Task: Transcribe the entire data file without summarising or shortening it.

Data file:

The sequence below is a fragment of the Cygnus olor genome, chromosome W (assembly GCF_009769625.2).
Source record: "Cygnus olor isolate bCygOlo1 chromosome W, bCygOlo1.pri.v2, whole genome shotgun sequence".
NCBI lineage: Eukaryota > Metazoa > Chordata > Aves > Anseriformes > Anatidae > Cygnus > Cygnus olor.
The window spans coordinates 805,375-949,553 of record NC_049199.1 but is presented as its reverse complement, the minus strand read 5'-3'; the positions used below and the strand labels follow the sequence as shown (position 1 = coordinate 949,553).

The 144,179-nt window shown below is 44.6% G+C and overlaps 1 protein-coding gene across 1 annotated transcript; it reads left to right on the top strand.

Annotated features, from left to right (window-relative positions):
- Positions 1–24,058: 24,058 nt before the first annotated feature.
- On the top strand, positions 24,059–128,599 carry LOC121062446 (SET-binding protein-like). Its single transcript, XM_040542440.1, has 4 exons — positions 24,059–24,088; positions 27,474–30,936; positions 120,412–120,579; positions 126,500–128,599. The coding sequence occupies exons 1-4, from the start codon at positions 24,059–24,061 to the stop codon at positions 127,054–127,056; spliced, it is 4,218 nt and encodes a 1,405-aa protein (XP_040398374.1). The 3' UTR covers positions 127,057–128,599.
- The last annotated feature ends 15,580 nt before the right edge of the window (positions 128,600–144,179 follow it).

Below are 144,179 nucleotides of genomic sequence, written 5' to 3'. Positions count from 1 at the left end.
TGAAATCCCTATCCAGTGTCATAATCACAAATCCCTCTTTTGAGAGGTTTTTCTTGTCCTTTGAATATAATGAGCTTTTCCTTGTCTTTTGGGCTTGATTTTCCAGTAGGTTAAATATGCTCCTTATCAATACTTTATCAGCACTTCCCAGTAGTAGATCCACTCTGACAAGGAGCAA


The sequence below is a fragment of the Cygnus olor genome, chromosome W (assembly GCF_009769625.2).
Source record: "Cygnus olor isolate bCygOlo1 chromosome W, bCygOlo1.pri.v2, whole genome shotgun sequence".
NCBI lineage: Eukaryota > Metazoa > Chordata > Aves > Anseriformes > Anatidae > Cygnus > Cygnus olor.
The window spans coordinates 805,375-949,553 of record NC_049199.1 but is presented as its reverse complement, the minus strand read 5'-3'; the positions used below and the strand labels follow the sequence as shown (position 1 = coordinate 949,553).

The 144,179-nt window shown below is 44.6% G+C and overlaps 1 protein-coding gene across 1 annotated transcript; it reads left to right on the top strand.

Annotated features, from left to right (window-relative positions):
- Positions 1–24,058: 24,058 nt before the first annotated feature.
- On the top strand, positions 24,059–128,599 carry LOC121062446 (SET-binding protein-like). Its single transcript, XM_040542440.1, has 4 exons — positions 24,059–24,088; positions 27,474–30,936; positions 120,412–120,579; positions 126,500–128,599. The coding sequence occupies exons 1-4, from the start codon at positions 24,059–24,061 to the stop codon at positions 127,054–127,056; spliced, it is 4,218 nt and encodes a 1,405-aa protein (XP_040398374.1). The 3' UTR covers positions 127,057–128,599.
- The last annotated feature ends 15,580 nt before the right edge of the window (positions 128,600–144,179 follow it).

Below are 144,179 nucleotides of genomic sequence, written 5' to 3'. Positions count from 1 at the left end.
TGAAATCCCTATCCAGTGTCATAATCACAAATCCCTCTTTTGAGAGGTTTTTCTTGTCCTTTGAATATAATGAGCTTTTCCTTGTCTTTTGGGCTTGATTTTCCAGTAGGTTAAATATGCTCCTTATCAATACTTTATCAGCACTTCCCAGTAGTAGATCCACTCTGACAAGGAGCAA